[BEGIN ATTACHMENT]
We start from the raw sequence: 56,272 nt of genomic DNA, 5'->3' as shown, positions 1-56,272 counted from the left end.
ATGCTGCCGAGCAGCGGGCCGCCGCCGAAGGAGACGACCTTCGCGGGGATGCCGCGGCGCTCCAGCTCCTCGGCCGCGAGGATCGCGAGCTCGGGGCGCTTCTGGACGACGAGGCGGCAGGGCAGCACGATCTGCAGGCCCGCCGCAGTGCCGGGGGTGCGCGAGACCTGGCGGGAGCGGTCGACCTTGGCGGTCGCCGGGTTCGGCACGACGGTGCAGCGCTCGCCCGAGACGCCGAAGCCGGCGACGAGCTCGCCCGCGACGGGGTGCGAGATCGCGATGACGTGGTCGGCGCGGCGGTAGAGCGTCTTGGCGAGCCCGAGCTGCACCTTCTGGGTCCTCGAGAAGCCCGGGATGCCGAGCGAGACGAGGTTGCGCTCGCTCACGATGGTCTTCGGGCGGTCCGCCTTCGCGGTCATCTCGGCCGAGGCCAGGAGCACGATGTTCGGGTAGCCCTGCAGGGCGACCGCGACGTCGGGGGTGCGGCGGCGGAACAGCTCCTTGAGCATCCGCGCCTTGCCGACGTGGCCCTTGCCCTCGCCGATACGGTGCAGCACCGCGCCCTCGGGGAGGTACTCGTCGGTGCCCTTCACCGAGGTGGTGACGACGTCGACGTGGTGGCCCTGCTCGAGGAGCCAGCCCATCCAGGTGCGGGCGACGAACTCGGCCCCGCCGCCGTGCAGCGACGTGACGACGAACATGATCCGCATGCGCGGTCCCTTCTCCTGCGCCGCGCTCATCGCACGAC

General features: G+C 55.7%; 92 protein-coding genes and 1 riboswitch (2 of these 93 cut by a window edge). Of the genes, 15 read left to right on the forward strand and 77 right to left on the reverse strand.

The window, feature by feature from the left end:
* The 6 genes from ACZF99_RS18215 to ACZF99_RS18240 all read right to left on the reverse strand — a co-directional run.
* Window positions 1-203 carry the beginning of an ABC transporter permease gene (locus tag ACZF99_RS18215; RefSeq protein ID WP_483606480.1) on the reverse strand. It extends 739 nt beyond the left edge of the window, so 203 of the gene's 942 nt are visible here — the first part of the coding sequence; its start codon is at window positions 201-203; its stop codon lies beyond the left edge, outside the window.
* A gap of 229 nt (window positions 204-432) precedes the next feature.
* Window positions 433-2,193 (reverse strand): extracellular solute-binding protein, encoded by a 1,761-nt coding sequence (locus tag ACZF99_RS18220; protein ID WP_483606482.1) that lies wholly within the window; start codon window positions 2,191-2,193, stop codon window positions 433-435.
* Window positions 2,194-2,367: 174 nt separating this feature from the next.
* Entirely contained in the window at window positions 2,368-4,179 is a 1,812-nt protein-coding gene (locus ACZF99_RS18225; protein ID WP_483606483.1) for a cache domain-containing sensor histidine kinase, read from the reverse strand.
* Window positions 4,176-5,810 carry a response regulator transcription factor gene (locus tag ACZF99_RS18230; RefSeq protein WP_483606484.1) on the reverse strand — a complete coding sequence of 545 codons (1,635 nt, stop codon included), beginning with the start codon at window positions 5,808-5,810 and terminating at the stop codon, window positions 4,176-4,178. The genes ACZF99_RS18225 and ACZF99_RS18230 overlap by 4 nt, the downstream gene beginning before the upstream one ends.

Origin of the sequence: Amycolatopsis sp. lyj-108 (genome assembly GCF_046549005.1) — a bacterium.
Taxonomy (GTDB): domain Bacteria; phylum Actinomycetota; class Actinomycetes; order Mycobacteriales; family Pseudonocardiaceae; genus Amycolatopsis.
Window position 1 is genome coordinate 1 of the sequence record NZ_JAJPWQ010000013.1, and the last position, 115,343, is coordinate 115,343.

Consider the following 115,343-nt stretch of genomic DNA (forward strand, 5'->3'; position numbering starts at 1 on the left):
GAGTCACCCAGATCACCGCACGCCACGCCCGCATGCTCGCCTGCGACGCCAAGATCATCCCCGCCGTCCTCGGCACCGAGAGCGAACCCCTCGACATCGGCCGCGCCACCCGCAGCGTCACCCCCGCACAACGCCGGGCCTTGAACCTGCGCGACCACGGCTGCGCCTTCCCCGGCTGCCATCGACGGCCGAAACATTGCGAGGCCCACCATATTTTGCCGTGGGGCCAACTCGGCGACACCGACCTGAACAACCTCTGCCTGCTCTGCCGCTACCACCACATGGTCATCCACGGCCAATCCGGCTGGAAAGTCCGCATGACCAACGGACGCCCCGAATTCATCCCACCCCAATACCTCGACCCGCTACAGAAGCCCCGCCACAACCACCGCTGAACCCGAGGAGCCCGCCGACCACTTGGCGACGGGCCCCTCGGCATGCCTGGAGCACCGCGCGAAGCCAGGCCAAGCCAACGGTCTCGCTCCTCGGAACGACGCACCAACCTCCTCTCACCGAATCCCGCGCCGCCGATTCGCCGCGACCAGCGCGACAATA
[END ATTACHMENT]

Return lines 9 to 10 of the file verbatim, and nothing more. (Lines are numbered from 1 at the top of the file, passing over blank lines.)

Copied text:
* Window positions 2,194-2,367: 174 nt separating this feature from the next.
* Entirely contained in the window at window positions 2,368-4,179 is a 1,812-nt protein-coding gene (locus ACZF99_RS18225; protein ID WP_483606483.1) for a cache domain-containing sensor histidine kinase, read from the reverse strand.